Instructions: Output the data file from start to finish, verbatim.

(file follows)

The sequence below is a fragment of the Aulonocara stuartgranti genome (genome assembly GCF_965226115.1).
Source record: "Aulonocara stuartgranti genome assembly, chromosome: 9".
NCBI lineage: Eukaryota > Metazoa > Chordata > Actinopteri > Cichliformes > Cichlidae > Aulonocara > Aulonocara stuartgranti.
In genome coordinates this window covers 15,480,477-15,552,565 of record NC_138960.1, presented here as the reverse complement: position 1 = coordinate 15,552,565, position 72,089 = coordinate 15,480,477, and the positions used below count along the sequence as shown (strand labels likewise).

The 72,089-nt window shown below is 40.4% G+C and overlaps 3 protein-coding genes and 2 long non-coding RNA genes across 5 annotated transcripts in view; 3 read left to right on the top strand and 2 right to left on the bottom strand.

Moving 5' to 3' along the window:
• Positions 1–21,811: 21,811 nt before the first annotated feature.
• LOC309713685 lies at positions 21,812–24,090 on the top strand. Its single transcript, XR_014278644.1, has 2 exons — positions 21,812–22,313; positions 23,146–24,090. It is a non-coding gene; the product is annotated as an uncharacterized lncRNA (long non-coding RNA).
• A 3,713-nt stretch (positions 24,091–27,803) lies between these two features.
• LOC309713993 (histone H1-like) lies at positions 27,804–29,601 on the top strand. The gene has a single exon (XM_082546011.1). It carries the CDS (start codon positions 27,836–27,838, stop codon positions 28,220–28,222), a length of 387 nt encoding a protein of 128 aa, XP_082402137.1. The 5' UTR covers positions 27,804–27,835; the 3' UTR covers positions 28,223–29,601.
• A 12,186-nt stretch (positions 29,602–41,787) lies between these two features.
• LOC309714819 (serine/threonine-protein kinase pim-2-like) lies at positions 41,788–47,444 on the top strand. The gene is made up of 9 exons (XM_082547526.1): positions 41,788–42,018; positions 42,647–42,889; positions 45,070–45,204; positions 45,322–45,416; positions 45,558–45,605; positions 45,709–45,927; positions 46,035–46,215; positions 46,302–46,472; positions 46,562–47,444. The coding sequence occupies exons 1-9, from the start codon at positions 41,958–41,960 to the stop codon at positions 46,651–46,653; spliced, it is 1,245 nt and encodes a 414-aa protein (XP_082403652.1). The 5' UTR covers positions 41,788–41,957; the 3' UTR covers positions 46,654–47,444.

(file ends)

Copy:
The sequence below is a fragment of the Aulonocara stuartgranti genome (genome assembly GCF_965226115.1).
Source record: "Aulonocara stuartgranti genome assembly, chromosome: 9".
NCBI lineage: Eukaryota > Metazoa > Chordata > Actinopteri > Cichliformes > Cichlidae > Aulonocara > Aulonocara stuartgranti.
In genome coordinates this window covers 15,480,477-15,552,565 of record NC_138960.1, presented here as the reverse complement: position 1 = coordinate 15,552,565, position 72,089 = coordinate 15,480,477, and the positions used below count along the sequence as shown (strand labels likewise).

The 72,089-nt window shown below is 40.4% G+C and overlaps 3 protein-coding genes and 2 long non-coding RNA genes across 5 annotated transcripts in view; 3 read left to right on the top strand and 2 right to left on the bottom strand.

Moving 5' to 3' along the window:
• Positions 1–21,811: 21,811 nt before the first annotated feature.
• LOC309713685 lies at positions 21,812–24,090 on the top strand. Its single transcript, XR_014278644.1, has 2 exons — positions 21,812–22,313; positions 23,146–24,090. It is a non-coding gene; the product is annotated as an uncharacterized lncRNA (long non-coding RNA).
• A 3,713-nt stretch (positions 24,091–27,803) lies between these two features.
• LOC309713993 (histone H1-like) lies at positions 27,804–29,601 on the top strand. The gene has a single exon (XM_082546011.1). It carries the CDS (start codon positions 27,836–27,838, stop codon positions 28,220–28,222), a length of 387 nt encoding a protein of 128 aa, XP_082402137.1. The 5' UTR covers positions 27,804–27,835; the 3' UTR covers positions 28,223–29,601.
• A 12,186-nt stretch (positions 29,602–41,787) lies between these two features.
• LOC309714819 (serine/threonine-protein kinase pim-2-like) lies at positions 41,788–47,444 on the top strand. The gene is made up of 9 exons (XM_082547526.1): positions 41,788–42,018; positions 42,647–42,889; positions 45,070–45,204; positions 45,322–45,416; positions 45,558–45,605; positions 45,709–45,927; positions 46,035–46,215; positions 46,302–46,472; positions 46,562–47,444. The coding sequence occupies exons 1-9, from the start codon at positions 41,958–41,960 to the stop codon at positions 46,651–46,653; spliced, it is 1,245 nt and encodes a 414-aa protein (XP_082403652.1). The 5' UTR covers positions 41,788–41,957; the 3' UTR covers positions 46,654–47,444.